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Re: from a class three human

Here is the reference.  I added a few comments about the generalisations to 
Tom but have not appended them here.  I am surprised you didn't receive 


>Date:          Fri, 27 Jan 1995 00:21:20 -0500
>Reply-to:      Tompaleo@aol.com
>From:          Tompaleo@aol.com
>To:            Multiple recipients of list 
>Subject:       Re: The Dinosaur Egg Debate
>I have preferred to lurk during the ameteur vs professional debate until 
>     IMHO, there are two major types of paleontologist:
>1)The professional i.e PhD types who work for varoius institutions etc.
>2) The non-professionals of which there are several sub-types;
> a.  Para-professionals (Persons working toward Type #1)
>      i. Graduate Students
>      ii. Undergrad Studens
>  b. Freelancers
>    . i. Private citizens that posess the zeal and the ability to learn
>enough of a "specialty" to practically operate independantly and publish
>their work, but do not hold a degree. In other words, they contribute to 
>science .
>  a.Serious Ameteurs. (self explanitary)
>  b. Hobbyists and those with no interest/ability or desire to contribute 
>the science.
>Which leads to the last (and least type)
>Inconsiderate ameteurs and unscrupulous persons that raid valuable 
>localities, destroy a fossils scientific value, turn a fossil into jewelry,
>lamps, (or worse) or dismember specimens to sell piece meal for prices 
>that which a respected institution could hope to pay (if the specimen had
>great scientific value). These people also have no regard for property
>rights, trespass and continue to do so even after being caught and warned,
>and damage established "professional" sites etc. 
>Type 4 non-paleontologists are what cause all of us problems. These are the
>people that should be ostracised and discredited in the eyes of the
>lay-public in the hope  to  decrease demand for brokered fossils. Because 
>inconsiderate trespassers , Calvert Cliffs in Maryland is no longer
>accessible to types 2 and 3 except at two fair to poor locations. As a
>representaive of type 2. sub a. ii, I have had the personal displeasure of
>running into type 4's at _THE_ONLY_ place in Maryland that (Dr. Holtz
>probably knows where) one can collect  Lower Cretaceous vertebrate 
>I am sworn to secrecy as to it's location!  The owners are very leary of
> "strangers" and require clearance from the Smithsonian before they would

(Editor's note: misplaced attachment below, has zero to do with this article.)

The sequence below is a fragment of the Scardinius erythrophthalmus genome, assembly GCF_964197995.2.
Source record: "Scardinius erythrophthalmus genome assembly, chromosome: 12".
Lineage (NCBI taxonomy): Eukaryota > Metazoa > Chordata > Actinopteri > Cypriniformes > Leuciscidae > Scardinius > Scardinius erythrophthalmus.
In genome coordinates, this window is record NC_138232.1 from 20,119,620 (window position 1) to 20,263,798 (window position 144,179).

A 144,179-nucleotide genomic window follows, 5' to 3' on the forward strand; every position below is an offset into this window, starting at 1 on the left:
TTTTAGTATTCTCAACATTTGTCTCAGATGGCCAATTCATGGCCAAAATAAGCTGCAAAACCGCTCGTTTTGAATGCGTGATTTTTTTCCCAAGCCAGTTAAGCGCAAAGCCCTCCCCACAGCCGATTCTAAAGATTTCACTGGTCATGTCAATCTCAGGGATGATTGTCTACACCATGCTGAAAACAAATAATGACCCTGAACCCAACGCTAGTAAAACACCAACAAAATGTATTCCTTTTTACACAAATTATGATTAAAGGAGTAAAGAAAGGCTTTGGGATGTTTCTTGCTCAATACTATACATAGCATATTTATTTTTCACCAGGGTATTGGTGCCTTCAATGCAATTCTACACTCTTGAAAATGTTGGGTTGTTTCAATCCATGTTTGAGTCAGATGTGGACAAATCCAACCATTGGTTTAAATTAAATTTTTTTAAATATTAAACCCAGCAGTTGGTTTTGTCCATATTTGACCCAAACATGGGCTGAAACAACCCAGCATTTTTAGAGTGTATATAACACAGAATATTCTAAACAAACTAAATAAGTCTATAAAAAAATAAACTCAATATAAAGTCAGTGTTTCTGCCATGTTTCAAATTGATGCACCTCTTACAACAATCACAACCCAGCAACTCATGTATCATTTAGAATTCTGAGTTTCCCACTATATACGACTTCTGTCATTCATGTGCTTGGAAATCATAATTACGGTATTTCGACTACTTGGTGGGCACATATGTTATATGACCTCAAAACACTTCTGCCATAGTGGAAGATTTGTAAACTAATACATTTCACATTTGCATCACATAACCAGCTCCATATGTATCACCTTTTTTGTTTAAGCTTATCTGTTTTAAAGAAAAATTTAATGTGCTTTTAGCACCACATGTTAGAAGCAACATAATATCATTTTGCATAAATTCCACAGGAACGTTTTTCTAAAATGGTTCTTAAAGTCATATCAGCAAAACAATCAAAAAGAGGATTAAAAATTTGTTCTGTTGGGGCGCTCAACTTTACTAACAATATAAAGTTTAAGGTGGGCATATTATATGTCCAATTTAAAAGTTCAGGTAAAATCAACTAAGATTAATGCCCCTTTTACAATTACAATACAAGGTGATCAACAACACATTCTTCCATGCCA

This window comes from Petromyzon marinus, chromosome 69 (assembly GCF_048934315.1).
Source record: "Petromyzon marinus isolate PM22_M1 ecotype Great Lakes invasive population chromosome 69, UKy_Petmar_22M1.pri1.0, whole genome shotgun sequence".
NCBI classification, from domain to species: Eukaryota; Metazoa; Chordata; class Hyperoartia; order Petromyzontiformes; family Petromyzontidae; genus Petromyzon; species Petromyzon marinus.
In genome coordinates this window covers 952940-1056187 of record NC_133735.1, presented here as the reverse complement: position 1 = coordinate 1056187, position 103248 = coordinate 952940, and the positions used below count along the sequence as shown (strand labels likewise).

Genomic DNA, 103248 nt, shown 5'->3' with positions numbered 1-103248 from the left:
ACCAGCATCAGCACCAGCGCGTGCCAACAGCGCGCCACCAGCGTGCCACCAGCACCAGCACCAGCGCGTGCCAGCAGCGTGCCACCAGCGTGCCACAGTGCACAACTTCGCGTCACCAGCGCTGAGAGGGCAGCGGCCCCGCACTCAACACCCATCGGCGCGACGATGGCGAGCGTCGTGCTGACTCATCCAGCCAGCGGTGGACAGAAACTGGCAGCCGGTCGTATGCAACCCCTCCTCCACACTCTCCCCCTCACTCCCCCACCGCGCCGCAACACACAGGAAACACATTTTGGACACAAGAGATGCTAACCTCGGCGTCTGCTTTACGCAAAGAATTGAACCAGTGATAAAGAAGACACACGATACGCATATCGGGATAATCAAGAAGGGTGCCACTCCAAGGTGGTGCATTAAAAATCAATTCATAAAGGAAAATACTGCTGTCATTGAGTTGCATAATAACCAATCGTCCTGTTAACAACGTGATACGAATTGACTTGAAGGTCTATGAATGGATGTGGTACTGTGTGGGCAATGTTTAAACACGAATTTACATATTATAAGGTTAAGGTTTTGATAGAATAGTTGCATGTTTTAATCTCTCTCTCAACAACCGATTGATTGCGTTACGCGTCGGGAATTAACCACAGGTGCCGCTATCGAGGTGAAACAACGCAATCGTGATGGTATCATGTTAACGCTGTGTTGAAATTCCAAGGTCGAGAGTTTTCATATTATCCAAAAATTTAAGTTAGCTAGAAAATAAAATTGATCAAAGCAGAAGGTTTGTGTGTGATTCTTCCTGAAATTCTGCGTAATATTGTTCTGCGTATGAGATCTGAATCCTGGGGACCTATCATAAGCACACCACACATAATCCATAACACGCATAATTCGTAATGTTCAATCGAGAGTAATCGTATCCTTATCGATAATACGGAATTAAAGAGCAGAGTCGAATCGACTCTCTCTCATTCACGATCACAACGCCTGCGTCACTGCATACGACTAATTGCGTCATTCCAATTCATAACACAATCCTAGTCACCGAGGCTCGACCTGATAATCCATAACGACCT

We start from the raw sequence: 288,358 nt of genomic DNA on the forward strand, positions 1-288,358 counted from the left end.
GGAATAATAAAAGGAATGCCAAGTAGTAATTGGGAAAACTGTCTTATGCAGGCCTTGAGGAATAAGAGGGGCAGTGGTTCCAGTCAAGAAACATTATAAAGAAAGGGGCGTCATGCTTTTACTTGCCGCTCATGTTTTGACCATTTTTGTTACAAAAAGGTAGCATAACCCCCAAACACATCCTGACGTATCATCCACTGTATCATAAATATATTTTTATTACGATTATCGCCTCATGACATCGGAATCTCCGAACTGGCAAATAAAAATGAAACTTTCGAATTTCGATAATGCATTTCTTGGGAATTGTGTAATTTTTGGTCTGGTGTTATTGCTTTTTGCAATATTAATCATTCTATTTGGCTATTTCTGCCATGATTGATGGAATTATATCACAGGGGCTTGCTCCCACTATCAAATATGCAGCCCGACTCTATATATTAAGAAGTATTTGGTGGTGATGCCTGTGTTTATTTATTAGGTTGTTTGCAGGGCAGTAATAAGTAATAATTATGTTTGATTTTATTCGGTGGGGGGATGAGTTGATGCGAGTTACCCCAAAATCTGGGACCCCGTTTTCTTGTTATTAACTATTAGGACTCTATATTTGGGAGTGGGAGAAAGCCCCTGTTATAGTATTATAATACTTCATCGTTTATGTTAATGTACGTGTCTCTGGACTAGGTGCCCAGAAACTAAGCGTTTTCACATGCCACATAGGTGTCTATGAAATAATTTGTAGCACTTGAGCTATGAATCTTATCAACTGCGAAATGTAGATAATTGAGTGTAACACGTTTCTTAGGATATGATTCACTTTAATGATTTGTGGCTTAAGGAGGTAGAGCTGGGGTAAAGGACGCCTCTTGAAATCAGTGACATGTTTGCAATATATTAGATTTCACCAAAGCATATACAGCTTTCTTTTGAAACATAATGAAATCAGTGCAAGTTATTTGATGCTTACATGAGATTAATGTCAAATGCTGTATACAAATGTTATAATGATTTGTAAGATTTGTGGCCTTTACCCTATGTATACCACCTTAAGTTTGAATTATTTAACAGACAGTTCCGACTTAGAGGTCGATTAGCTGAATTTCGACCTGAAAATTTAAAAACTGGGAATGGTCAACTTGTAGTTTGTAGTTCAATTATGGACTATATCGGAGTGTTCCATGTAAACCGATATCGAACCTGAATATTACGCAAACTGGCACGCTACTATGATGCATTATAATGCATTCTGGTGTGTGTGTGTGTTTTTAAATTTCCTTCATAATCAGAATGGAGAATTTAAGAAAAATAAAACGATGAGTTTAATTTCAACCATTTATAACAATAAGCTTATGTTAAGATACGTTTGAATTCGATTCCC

>even consider granting permission! There are only 3 or 4 people including
>myself that have permission to enter  at all and I am the only one that has
>been given the key to the place!  I met  a  type 3 who  claims to be only
>interested in collecting sequoia cones but tramples indiscriminantly over a
>section of the outcrop that the  I have been concentrating my efforts in 
>good reason) potentially damaging material that is usaually already badly
>damaged by company activity.
>I have also ran into trespassers from _rock_clubs_ who want specimens for
>their show and swap tables.
>  It has taken me nearly 5 years to earn the trust of the owner involved 
>it really irritates me when I run into type 4's! I even report such 
>ASAP but of course nothing can be done unless they are caught.
>Do not get me wrong though! I am as big a capitalist as the next guy and 
>have been a type 3a before I set out to reach type 1 status (and may have
>been guilty of ignorance myself  >20 years ago). But the way things are 
>with information exchange etc. I see NO reason at all where the type 3b's 
>4's cannot be aware of the harm and trouble they cause. I have/do try to
>encourage such persons if the opportunity presents itself but I do not get
>confrontational and this has had little effect. As far as the sale of 
>goes, unless it is on private property I am beginning to wonder if  more
>stringent measures  be employed to discourage type 3b and type 4 behaviour!
>Am I being too overzealous?
>                                                      Regards,
>                                                      Thomas R. Lipka
>                                       Paleontological/Geological Studies
>                                                       Tompaleo@aol.com

Neil Clark
Curator of Palaeontology
Hunterian Museum
University of Glasgow
email: NCLARK@museum.gla.ac.uk

Mountains are found in erogenous zones.
(Geological Howlers - ed. WDI Rolfe)